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The Kesels on Hawk & Dove II

On This Page:
>> Karl Kesel’s Version [from Hawk & Dove Trade Paperback]
>> Barbara Kesel’s Version [from Hawk & Dove Trade Paperback]
>> Barbara Kesel Sequential Tart Interview

Karl Kesel’s Version
Original Forward from the Hawk & Dove Trade Paperback

Creation stories – how something came to be – are interesting animals. Look at the creation myths from the various cultures around the world. There’s an eerie similarity between many of them, yet each is slightly different. It’s almost as if there was one, true, core event that happened, and each interpretation pushed it in a different direction. I’m sure the same can be said about Hawk and Dove.

This is my version of their creation story. I broke into the industry as an inker – but always knew I wanted to write comics, too. I was probably pretty annoying about it. I proposed a new series to Karen Berger within my first three months in the business, John Byrne nicknamed me “The Kibitzer,” and I overwhelmed John Ostrander with long letters about ideas for SUICIDE SQUAD. In the middle of all this – and more important than any of it – I became romantically involved with a shy young editor named Barbara Randall.

I was inking the figure of the dead Dove on George PĂ©rez’s “Crisis” spread in The History of the Dc Universe not crying tears over the death of the guy since he was pretty much a minor hero, but regretting the end of a really interesting team. I always liked Hawk and Dove. I always thought how they’d say “Hawk!” and “Dove!” and transform was really cool. Then it hit me: The mysterious voice that gave Hawk and Dove their powers could easily give the Dove powers to someone else! Maybe… a woman! I called Barbara as soon as I could. She sparked off the idea instantly and before even we knew it, we were co-writers.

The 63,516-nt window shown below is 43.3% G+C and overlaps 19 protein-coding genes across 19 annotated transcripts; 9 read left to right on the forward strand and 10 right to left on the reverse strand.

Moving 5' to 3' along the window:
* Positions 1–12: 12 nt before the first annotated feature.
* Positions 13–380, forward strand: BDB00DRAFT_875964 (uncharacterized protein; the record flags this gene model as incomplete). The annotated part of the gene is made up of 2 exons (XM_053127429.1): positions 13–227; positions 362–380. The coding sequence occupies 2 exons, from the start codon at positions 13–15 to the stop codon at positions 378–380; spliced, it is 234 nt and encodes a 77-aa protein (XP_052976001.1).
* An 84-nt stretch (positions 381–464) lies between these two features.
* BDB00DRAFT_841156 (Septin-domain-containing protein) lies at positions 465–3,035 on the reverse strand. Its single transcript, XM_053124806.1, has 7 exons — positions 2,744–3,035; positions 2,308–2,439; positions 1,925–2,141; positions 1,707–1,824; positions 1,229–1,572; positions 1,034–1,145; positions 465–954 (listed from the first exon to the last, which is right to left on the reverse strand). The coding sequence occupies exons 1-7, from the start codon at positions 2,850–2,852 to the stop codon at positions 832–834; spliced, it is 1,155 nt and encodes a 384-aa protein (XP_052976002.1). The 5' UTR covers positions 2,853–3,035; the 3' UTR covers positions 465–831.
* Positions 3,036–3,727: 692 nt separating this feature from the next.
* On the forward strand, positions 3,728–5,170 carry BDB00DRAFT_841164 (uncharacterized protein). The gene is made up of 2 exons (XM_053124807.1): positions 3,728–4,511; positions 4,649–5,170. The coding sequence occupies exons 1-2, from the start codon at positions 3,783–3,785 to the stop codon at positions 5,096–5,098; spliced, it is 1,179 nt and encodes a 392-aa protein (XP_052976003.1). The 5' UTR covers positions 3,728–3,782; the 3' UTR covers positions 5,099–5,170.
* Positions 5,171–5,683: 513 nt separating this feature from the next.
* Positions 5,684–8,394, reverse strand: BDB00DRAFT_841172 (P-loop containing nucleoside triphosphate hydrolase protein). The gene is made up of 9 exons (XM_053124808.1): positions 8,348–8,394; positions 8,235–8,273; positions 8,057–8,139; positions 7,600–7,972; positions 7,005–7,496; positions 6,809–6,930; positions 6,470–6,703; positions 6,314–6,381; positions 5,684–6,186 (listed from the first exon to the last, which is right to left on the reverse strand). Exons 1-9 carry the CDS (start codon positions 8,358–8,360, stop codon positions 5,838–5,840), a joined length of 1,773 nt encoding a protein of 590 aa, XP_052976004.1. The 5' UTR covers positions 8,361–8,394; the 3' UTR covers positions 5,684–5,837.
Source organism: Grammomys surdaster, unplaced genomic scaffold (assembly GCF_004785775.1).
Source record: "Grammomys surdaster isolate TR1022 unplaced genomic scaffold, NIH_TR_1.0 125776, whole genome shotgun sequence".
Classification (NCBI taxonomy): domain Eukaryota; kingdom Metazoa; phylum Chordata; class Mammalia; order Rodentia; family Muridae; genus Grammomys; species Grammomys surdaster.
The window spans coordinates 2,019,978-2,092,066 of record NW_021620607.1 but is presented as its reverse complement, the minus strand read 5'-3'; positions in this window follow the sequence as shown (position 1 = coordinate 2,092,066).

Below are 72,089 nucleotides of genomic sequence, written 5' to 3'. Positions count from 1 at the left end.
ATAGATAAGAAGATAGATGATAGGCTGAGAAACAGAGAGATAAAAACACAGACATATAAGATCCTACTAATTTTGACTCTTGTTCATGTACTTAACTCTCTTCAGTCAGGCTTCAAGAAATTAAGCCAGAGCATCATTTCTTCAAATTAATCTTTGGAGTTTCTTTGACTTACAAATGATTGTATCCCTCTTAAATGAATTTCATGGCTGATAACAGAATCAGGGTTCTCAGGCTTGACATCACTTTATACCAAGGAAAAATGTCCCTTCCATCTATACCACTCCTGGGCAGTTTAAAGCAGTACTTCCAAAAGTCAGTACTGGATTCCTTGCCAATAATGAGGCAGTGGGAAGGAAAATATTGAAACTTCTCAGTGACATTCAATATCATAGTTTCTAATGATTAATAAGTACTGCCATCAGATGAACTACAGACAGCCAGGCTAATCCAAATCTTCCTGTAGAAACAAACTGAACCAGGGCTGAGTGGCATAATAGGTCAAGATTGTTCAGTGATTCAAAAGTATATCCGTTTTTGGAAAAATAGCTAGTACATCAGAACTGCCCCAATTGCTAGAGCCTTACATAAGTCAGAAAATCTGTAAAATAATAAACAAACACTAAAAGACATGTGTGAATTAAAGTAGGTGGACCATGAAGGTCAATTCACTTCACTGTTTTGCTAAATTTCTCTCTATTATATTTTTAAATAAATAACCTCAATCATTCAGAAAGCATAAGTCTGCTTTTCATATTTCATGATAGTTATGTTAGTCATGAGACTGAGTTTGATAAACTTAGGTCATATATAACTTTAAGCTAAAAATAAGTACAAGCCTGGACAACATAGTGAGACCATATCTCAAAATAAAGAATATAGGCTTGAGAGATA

Barbara took the idea to another new DC editor: Mike Carlin. He gave us a chance, was very supportive, and made us work damn hard. By the time of the 1988 San Diego Comics Con, we had an approved mini-series.

I met Rob Liefeld for the first time at that convention. Barbara introduced us. Rob’s energy and enthusiasm was (and still is) infectious. His samples were very good. We thought he’d be perfect for the book. Mike agreed – although it meant a miniseries about a pair of obscure heroes scripted by a young writer and her untried collaborator, and pencilled by a virtual unknown. Only the inker had anything close to a track record, and fans aren’t known for buying books based on the inking.

The fans bought this book – and not because of the inking. I like to think they bought it because, as rough and awkward as it is from time to time, there’s an undeniable life to It… a real love of comics that we all poured into it.


1. Barbara created Kestrel. Rob Liefeld designed the costume. Mike Carlin decided it would be purple – midway between Hawk’s red and Dove’s blue. It honestly never occurred to us that “Kestrel” was so similar to “Kesel,” although every fan seemed to notice.